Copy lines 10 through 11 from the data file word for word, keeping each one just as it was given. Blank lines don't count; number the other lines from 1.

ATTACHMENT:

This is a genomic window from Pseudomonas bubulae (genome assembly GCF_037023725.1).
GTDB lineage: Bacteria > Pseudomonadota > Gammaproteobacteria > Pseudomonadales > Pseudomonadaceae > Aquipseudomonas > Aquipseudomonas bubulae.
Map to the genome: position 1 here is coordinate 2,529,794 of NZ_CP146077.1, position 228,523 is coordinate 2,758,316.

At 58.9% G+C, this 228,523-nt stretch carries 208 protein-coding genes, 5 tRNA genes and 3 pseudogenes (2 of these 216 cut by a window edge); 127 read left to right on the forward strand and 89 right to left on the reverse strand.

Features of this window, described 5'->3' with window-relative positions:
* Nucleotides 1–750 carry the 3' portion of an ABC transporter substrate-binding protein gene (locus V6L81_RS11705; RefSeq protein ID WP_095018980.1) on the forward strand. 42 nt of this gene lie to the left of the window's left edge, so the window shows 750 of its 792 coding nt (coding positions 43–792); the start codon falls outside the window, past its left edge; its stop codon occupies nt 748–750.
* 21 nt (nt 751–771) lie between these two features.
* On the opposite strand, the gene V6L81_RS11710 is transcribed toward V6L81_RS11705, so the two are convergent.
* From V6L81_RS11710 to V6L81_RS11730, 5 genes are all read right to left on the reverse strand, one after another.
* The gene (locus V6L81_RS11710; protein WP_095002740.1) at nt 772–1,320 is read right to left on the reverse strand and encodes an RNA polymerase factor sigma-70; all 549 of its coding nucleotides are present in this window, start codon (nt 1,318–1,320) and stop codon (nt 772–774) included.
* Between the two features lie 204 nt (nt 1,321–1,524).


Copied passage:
* The gene (locus V6L81_RS11710; protein WP_095002740.1) at nt 772–1,320 is read right to left on the reverse strand and encodes an RNA polymerase factor sigma-70; all 549 of its coding nucleotides are present in this window, start codon (nt 1,318–1,320) and stop codon (nt 772–774) included.
* Between the two features lie 204 nt (nt 1,321–1,524).